by guest reviewer Winston Smith
"Last night to the flicks. All war films. Audience much amused by shots of a great huge fat man trying to stick one on George W Bush..."
Fahrenheit 9/11 is a rare beast - a documentary that is, in the most part, stimulating. Audience participation is encouraged, with great cries of "wanker!" from the proles when Tony Blair appears, and hoots of laughter at the wit and wisdom of the President of the United States.
"I call upon all nations to do everything they can to stop these terrorist killers. Thank you." [brings up his golf club] "Now, watch this drive."
F9/11 is a powerful, bewildering film with the boot going in on Bush from the first pre-credit scene, and keeps kicking as the full horror of the US administration is revealed. Nepotism in the Florida election count, the Bin Laden-Bush connection, the Saudi dominance of the US economy (the Saudis have America by the bollocks - the mere threat of withdrawing the estimated one trillion dollars invested in America makes Bush and any sucessive president King Fahd's bitch), the climate of fear following 9/11 and the unjustified invasion of Iraq based on the lie so damningly crushed by subsquent events, brought home by a mother's reaction to the death of her son in Kabala.
Bush comes across as a lovable idiot, the kind of kid you laughed at in school as you showed him the Blue Goldfish in the boys' toilets. I'm not certain such a dolt could become the figurehead of the most powerful nation on Earth, but Moore implies that he is Seller's Chauncey Gardiner surrounded by king-makers and yes-men; and at other times he is Max Wall's King Bruno the Questionable from Jabberwocky - all grand pronouncements and little substance as events unfold around him, a childrens' book about a goat on his knee as the horror of the World Trade Centre unfolds. Bush, according to Moore, is just the friendly face of corporate dictatorship - it doesn't matter who you vote for, the billionaires pulling the strings always win.
Where F9/11 is most disturbing is the juxtaposition of the Iraqi War - images of US soldiers slashing, burning and bleeding profusely to their own death metal soundtrack; broken, charred bodies of Iraqi civilians - with the smug suits of a big-business sponsored reconstruction conference, where corporations get their noses in the trough of Iraq's oil billions and discuss a future in terms of cold, hard cash. For themselves. As one grinning fool put it:
"Unfortunately, at least for the near term, we think it's going to be a good situation. Er, a dangerous situation. Good for business, bad for the people. "
One suit from the Harris Corporation could be heard complaining that his slice of the cake wasn't as ridiculously huge as that of other companies. They only got 96 million to run Iraqi TV, after the coalition forces had bombed the previous, perfectly servicable network back into the stone age, with bombs bought, doubtlessly from another grinning suit. A win-win all round. Unless you're Iraqi. Or some poorly-paid grunt waiting for the next road-side bombing in Baghdad.
What Moore does very well is to bring the horror of war home to the viewer. Not only stripping away the layers of cotton wool and gung-ho thoughtfully added by the producers of Fox News (in my limited personal experience, war is loud in a way the acoustics of your TV surround sound system does not do justice in the comfortable confines of your living room, terrifying and horrifying in a way that won't go away at night - F9/11 comes closest to this experience than any film I've ever seen), but also the human cost, where it is the poor who have their lives wrecked to protect the share portfolios of the rich.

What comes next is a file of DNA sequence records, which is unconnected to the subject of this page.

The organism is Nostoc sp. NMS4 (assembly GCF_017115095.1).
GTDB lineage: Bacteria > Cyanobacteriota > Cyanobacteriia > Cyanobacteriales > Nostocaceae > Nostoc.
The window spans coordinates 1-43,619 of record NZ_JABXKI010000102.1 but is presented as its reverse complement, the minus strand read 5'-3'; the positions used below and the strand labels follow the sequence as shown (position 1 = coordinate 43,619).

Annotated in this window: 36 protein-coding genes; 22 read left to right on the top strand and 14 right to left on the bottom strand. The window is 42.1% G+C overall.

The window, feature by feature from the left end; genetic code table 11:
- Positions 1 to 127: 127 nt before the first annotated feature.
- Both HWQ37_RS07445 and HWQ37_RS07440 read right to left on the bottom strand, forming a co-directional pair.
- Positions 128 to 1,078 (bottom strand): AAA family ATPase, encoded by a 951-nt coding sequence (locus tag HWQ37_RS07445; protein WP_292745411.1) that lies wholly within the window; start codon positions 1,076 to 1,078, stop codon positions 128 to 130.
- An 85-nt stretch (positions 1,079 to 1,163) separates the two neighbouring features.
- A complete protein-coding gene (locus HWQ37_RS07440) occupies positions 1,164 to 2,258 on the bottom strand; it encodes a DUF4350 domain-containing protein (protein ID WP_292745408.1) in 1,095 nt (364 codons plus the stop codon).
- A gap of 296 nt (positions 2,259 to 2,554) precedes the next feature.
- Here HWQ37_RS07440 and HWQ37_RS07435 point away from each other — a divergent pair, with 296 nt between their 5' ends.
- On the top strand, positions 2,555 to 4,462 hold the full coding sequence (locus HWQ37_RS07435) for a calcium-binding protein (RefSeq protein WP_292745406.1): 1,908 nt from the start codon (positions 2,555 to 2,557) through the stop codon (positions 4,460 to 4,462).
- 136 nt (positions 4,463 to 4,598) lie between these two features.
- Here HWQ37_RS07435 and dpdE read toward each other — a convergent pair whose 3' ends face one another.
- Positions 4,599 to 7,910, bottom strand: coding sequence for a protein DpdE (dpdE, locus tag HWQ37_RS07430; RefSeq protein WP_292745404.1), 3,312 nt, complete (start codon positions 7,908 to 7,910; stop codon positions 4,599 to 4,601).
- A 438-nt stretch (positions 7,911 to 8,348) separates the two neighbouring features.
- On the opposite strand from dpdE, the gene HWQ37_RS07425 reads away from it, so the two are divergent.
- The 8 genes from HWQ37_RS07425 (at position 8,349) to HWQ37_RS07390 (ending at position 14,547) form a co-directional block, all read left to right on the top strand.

"Where is God? Where are you?" wails a bereaved Iraqi woman as she buries five dead family members, victims of one of Rumsfeld's "precision strikes."
"Why did you have to take my son? Why is it my son that you had to take?" cries Lila Liscomb, as she reads her son's last letter home.
"It's good to be amongst the 'haves'" says Bush at a particularly sumptuous banquet, "and the 'have mores'." The majority, it appears, fall outside this category.
The film is by no means perfect. There is so much wrong with Bush's presidency that a mere 123 minutes does the subject little justice. This film should be at least another couple of hours longer just to fit it all in, but then there wouldn't have been quite so many bums on seats. However, whole sections were just far too parochial for a UK audience, but Moore didn't make the film with foreign audiences in mind. For his domestic audience one feels he is preaching to the converted.
Secondly, F9/11 descends at times into a mawkish sentimentality of a kind you only find in Robin Williams movies. Moore cannot interview to save his life, and is at his most effective when he lets his subjects express themselves in their own words. On more than one occasion he comes across as a bearded Esther Rantzen, and that is not an image I'd like to entertain for long.
Moore ends with an Orwellian analogy of total, unending war; where it doesn't matter if the enemy is Eurasia or Eastasia as long as the status quo of the one-sided conflict of rulers against their subjects is maintained. Tell the lie often enough and it becomes the truth, and F9/11 exposes the lie behind Bush's never-ending war. But with disturbingly high numbers of Americans still believing Saddam Hussein was behind the September 11th attacks, it appears that Moore's swipe at the corporatised propaganda machine still has many minds to change.
But then, "nobody cares what the proles say typical prole reaction..."
Read list-me-do. Choose-sir! Vote-o!
* Trench Warfare
* Filthy Dave
* Wrong Funeral
Warning: May contain traces of woe.